Science says I am no more than seven steps from Kevin Bacon. Science also says I am probably no more than ten feet from a rat whenever I'm in London. Life, like writing, is full of strange connections.
Writing is a predominantly solitary pursuit. Many writers, myself included, clearly feel this isolation. The hashtag, #amwriting, far from being a self-aggrandising statement of personal creativity is, I believe, a vital lifeline in the dark small hours when writers play God in made up worlds. We're children, at heart, playing with our imaginary friends and feeling keenly, therefore, the need for real ones. Or maybe it's just simply that misery loves company.
But, I digress.
Working on a low budget indie film has been the antithesis of the typically isolated writing experience. There are the obvious interactions - directors and their cohort asking for rewrites on scenes that are not deliverable on our budget; the long-discussed "wet script"; script read-throughs with actors, etc. But I've also found myself getting involved in other areas. Costumes, set building, location scouting, the relative merits of different catering options, and even how best to keep kids on bikes from cycling into shot when filming in a public park. Some of my "real world" skills have proved to be as useful as my writing, if not more so.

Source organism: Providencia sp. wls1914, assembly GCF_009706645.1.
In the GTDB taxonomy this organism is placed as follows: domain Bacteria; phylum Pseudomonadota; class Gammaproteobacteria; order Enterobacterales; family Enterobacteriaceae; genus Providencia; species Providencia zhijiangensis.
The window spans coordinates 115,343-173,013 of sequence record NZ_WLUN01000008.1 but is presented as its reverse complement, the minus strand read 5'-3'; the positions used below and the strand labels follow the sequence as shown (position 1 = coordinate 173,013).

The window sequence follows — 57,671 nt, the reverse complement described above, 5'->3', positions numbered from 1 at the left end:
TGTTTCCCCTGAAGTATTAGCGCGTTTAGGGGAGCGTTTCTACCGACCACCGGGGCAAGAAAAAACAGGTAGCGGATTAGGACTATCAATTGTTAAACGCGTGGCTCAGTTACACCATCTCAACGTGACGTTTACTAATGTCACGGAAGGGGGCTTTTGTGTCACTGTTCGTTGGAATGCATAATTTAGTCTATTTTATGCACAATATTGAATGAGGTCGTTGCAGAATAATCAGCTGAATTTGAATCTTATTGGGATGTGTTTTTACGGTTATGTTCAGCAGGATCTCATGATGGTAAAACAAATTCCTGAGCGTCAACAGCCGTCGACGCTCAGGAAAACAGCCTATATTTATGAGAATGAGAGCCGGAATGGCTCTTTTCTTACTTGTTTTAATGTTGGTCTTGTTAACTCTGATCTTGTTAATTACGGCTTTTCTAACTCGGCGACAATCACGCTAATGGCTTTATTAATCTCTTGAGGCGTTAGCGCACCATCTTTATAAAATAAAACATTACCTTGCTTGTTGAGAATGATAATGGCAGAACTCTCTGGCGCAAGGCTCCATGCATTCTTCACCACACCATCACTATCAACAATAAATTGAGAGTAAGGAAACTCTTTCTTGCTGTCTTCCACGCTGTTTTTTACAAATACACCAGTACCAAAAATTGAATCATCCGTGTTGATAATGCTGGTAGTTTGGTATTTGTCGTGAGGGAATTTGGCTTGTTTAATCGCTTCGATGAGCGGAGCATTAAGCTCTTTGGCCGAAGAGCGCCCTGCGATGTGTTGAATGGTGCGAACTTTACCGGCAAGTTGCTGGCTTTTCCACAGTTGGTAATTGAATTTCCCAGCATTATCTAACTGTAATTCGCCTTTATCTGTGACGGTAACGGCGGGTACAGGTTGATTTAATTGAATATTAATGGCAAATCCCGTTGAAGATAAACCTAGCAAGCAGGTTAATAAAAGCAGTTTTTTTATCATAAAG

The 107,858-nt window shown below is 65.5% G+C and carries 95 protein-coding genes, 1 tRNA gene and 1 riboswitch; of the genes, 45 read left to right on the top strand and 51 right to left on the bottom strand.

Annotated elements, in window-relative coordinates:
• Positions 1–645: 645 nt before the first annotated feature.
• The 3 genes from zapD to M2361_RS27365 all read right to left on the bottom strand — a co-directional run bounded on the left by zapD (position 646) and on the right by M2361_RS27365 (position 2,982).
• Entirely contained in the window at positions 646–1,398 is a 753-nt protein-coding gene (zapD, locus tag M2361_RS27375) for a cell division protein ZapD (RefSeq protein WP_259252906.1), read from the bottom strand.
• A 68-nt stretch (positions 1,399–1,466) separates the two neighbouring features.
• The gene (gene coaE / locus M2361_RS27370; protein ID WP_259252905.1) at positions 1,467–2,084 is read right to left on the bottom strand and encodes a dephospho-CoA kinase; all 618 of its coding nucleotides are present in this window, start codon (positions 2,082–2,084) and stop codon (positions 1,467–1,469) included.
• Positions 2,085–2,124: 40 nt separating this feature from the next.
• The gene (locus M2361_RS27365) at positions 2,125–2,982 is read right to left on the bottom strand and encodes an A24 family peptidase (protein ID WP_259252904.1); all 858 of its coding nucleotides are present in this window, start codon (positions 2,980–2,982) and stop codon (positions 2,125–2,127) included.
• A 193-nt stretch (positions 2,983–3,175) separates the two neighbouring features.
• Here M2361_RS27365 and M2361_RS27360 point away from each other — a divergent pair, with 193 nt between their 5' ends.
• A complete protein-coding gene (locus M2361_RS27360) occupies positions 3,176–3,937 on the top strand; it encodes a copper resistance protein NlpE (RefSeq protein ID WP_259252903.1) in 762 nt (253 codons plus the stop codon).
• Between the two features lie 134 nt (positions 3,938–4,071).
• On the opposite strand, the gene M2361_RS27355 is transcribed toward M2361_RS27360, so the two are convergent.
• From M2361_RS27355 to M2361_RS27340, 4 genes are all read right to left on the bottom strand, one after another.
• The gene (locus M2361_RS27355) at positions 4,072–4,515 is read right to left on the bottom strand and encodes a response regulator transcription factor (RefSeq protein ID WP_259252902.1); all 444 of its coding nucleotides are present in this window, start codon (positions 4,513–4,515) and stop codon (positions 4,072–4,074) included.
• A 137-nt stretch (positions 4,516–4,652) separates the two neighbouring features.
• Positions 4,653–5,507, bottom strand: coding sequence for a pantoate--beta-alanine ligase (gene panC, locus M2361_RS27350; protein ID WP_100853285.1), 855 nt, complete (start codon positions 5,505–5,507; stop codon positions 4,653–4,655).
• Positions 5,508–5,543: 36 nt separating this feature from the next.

It's certainly not the type of networking I was expecting, but it has been great fun never the less.
Most recently, I made a new strange connection - Games of Thrones actor Ross O'Hennesy.
Ross has very kindly taken on the role of "President of Earth" in Offworld, delivering an opening monologue that is crucial to setting the scene for the film. In just a minute or two of dialogue, Ross has to tell us the why, the when, the what of the whole piece, allowing us to jump straight onto the bridge of the Tantalus II (where the crew's problems really begin).
We are very privileged to have Ross on board.
The opening monologue was one of the few scenes that Terry Cooper and I didn't collaborate on - I wrote it as an add-on to the script after the first edit and a huge amount of time and effort went into it. Sci-fi films often start with an "info dump"; such as the Star Wars opening crawl or James Earl Jone's monologue at the start of Mad Max. It may be a trope, but it's a trope that works, and it's one of the few places where I think breaking the cardinal rule of "show, don't tell" works well.
Fingers crossed I've done the Offworld team justice on this one.